Can I take action to sue a used car lot dealer for selling me a lemon?

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Can I take action to sue a used car lot dealer for selling me a lemon?

A couple months ago I bought a used vehicle and since day one all I’ve had is majors problems. I have spent over a $1,000 trying to fix things wrong with it but there is too much to fix. I got a warranty on it but it is a joke. The dealer told me it was a great vehicle and did not have anything wrong with it. He also told me that if something was to go wrong the warranty would cover it. The warranty won’t cover anything and the dealership is not helping. Can I take him to court and get my money back?

Asked on October 4, 2011 under General Practice, Indiana


SJZ, Member, New York Bar / FreeAdvice Contributing Attorney

Answered 12 years ago | Contributor

If your vehicle had less than 18,000 miles on it when you bought it, you may be covered under your state's Lemon Law and may be able to force the dealer to fix it (or take it back, if it can't be fixed). At the end of this answer, I'll include a link to a very informative webpage put out by your state government about the Lemon Law.

If the vehicle had more than 18,000 miles, here are your options:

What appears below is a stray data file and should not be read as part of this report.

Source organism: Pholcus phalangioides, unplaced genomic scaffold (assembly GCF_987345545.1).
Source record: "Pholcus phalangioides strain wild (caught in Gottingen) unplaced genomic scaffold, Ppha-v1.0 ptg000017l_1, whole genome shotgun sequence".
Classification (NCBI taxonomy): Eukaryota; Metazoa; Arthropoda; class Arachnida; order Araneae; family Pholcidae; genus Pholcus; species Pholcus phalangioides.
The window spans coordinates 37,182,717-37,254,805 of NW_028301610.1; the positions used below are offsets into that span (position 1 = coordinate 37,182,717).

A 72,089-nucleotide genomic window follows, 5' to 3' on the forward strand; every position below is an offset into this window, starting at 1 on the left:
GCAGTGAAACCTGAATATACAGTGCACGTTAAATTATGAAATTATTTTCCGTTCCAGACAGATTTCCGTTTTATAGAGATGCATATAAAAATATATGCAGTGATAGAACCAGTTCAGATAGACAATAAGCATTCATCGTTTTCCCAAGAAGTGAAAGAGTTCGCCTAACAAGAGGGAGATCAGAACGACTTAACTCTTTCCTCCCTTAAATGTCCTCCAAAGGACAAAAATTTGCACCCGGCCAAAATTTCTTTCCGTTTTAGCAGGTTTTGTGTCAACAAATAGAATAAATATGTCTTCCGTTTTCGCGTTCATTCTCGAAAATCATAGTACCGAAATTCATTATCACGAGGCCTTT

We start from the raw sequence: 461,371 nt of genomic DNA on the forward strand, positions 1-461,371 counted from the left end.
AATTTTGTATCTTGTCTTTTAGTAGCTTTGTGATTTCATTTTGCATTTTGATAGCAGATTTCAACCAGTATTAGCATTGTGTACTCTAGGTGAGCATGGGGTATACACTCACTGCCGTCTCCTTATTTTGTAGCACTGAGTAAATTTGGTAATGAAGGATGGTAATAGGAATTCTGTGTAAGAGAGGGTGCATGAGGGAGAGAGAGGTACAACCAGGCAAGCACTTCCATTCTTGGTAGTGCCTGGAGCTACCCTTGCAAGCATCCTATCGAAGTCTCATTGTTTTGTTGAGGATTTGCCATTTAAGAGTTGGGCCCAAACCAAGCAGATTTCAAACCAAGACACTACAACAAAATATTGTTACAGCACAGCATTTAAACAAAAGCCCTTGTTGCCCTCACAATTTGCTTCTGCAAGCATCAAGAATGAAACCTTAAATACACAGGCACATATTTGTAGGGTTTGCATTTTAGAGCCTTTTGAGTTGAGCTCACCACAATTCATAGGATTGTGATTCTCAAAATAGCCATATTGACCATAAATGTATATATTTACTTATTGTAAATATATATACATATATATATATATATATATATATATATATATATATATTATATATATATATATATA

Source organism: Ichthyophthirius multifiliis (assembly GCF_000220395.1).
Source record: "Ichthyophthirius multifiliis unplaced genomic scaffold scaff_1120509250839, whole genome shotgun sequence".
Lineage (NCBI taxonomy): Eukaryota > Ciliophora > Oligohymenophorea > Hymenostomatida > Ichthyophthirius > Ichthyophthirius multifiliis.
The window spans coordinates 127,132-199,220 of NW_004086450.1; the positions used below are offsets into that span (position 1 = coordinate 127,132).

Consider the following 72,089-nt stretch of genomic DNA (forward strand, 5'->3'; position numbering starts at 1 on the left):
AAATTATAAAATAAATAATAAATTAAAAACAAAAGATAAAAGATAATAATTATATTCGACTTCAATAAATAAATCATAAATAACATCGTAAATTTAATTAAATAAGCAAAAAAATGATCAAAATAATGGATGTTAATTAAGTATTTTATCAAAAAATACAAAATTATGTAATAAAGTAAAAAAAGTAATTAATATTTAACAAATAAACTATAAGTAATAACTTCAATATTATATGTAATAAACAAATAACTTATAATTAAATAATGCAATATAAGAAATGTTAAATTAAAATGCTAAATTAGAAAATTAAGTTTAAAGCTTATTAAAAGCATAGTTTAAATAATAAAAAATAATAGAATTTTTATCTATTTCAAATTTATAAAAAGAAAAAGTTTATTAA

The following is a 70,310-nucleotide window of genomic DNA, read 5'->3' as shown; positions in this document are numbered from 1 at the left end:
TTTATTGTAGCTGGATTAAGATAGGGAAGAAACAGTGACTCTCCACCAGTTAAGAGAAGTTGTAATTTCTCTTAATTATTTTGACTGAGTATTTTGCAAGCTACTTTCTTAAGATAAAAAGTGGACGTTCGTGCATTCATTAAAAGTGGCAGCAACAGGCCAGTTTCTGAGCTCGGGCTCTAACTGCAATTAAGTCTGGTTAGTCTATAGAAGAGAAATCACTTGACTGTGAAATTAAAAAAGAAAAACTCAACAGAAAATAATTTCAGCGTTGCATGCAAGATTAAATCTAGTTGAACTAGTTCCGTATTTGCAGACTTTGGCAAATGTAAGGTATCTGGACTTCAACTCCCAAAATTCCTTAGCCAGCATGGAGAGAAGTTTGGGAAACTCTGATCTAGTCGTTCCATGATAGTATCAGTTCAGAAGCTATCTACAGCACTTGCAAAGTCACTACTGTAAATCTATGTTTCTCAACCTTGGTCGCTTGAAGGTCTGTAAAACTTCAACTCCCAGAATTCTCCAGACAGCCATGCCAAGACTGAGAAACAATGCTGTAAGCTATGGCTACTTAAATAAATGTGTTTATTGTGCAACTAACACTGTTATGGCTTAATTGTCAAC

1) If there is a warranty, it must be honored as per its terms; if the vehicle and condition would be covered, you can bring legal action to enforce it.

2) If the dealer lied to you about their being a warranty, you can sue the dealer either for  fraud and/or for breach of contract (if the warrnaty is mentioned in the sales agreement); you may be entitled to monetary compensation, or possibly to rescind the sale (they take the car back; you get your money back)

3) If the dealer knowingly lied about the condition of the car when it was sold (i.e. the dealer knew of the problems), then that could provide another ground for suing based on fraud.

Here's the link about the IN Lemon Law; good luck:

IMPORTANT NOTICE: The Answer(s) provided above are for general information only. The attorney providing the answer was not serving as the attorney for the person submitting the question or in any attorney-client relationship with such person. Laws may vary from state to state, and sometimes change. Tiny variations in the facts, or a fact not set forth in a question, often can change a legal outcome or an attorney's conclusion. Although has verified the attorney was admitted to practice law in at least one jurisdiction, he or she may not be authorized to practice law in the jurisdiction referred to in the question, nor is he or she necessarily experienced in the area of the law involved. Unlike the information in the Answer(s) above, upon which you should NOT rely, for personal advice you can rely upon we suggest you retain an attorney to represent you.

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